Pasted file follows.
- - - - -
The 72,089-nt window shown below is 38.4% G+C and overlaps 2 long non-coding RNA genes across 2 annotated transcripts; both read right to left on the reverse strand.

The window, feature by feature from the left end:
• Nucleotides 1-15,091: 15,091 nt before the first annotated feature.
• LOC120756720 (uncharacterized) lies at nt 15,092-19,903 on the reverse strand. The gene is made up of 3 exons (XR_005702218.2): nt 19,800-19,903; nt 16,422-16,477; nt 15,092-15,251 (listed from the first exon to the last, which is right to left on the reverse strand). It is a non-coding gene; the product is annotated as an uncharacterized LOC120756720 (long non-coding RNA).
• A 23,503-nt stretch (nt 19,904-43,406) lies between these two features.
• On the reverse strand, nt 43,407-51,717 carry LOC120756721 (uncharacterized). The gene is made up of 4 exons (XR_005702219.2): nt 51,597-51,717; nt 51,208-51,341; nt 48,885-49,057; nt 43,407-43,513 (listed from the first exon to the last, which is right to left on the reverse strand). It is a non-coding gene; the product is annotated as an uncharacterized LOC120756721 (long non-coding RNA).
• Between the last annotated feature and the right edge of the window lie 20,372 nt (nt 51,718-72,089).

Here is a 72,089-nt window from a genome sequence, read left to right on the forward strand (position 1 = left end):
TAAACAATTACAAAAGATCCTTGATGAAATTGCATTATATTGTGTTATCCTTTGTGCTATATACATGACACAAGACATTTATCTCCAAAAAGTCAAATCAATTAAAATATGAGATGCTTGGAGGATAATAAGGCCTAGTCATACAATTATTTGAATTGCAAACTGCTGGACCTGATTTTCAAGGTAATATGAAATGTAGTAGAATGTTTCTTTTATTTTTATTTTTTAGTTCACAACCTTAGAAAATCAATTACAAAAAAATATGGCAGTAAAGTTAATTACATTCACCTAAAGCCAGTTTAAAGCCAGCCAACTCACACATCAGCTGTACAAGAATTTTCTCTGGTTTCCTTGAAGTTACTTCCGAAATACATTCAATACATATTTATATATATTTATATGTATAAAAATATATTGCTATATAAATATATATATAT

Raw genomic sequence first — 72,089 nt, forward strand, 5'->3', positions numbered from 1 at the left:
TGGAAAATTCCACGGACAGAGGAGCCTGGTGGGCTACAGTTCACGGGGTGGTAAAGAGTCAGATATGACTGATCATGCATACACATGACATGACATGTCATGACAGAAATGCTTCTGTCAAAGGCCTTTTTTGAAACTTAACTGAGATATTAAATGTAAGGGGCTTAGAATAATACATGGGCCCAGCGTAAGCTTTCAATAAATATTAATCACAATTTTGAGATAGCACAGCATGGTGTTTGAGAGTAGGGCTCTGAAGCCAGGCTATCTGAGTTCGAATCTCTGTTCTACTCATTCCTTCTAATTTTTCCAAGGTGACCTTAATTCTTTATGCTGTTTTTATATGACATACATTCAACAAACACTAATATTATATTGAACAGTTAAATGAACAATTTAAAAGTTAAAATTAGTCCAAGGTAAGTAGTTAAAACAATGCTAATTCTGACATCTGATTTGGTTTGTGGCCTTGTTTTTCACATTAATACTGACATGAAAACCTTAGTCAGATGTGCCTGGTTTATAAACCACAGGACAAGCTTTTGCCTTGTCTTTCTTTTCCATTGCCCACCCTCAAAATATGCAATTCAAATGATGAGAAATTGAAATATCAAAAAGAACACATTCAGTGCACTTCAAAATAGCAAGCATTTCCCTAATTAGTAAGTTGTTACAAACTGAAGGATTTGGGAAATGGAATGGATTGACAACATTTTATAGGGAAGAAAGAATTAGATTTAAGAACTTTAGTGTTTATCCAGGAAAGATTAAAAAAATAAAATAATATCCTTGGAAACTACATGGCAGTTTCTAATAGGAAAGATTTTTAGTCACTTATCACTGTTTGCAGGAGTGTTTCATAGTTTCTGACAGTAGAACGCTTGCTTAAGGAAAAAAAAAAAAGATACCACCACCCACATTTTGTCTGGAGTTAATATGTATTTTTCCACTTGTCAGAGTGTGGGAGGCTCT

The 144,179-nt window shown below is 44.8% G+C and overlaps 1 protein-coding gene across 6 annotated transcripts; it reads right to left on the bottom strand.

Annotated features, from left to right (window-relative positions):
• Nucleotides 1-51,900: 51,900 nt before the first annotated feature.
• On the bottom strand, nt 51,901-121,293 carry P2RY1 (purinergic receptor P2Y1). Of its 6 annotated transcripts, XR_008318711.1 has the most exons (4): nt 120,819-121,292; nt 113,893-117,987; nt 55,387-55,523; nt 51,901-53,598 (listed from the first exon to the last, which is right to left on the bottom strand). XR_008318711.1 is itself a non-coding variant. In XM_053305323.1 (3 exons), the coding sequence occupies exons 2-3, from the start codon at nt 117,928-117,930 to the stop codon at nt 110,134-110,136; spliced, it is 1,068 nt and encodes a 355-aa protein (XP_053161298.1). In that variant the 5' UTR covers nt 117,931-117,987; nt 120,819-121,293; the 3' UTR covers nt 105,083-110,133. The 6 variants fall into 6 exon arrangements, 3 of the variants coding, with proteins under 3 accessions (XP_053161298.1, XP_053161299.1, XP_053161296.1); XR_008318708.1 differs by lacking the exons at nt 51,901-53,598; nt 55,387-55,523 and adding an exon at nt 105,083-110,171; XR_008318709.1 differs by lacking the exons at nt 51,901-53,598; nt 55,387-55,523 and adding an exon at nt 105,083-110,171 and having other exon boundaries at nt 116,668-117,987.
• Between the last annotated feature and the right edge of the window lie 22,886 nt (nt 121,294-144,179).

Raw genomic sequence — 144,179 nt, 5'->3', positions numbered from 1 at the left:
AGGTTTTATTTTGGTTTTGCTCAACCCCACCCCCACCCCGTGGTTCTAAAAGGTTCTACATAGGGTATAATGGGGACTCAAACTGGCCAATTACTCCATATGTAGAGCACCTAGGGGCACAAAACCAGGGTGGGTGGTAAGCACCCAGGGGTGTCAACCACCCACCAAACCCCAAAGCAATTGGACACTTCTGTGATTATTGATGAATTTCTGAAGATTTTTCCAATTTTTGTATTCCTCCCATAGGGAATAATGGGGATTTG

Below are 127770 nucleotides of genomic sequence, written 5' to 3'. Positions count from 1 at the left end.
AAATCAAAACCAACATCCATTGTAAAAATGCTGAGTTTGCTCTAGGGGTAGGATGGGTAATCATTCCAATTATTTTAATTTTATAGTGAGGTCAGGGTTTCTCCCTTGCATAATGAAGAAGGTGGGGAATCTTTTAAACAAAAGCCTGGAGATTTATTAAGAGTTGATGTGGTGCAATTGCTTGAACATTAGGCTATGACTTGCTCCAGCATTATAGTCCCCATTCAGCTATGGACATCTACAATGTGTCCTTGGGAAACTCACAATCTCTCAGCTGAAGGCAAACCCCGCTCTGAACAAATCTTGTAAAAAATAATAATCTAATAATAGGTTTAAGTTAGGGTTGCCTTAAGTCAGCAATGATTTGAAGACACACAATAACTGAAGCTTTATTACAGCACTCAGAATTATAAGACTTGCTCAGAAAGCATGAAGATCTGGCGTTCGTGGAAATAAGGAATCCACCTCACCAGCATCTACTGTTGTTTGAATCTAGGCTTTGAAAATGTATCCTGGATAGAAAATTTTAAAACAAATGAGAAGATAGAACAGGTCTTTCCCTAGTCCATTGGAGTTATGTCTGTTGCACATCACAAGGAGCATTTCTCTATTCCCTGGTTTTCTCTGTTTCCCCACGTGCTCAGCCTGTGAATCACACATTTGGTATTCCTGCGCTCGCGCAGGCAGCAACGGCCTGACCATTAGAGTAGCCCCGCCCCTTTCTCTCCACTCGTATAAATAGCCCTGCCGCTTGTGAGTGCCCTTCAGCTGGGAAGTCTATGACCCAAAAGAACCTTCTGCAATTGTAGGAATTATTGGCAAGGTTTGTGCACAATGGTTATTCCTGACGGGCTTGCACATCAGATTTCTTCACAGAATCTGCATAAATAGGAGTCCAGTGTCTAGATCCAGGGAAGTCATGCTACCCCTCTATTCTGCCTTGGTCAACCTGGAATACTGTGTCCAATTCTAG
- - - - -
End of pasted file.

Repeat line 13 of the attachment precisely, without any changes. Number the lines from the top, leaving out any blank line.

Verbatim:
Annotated features, from left to right (window-relative positions):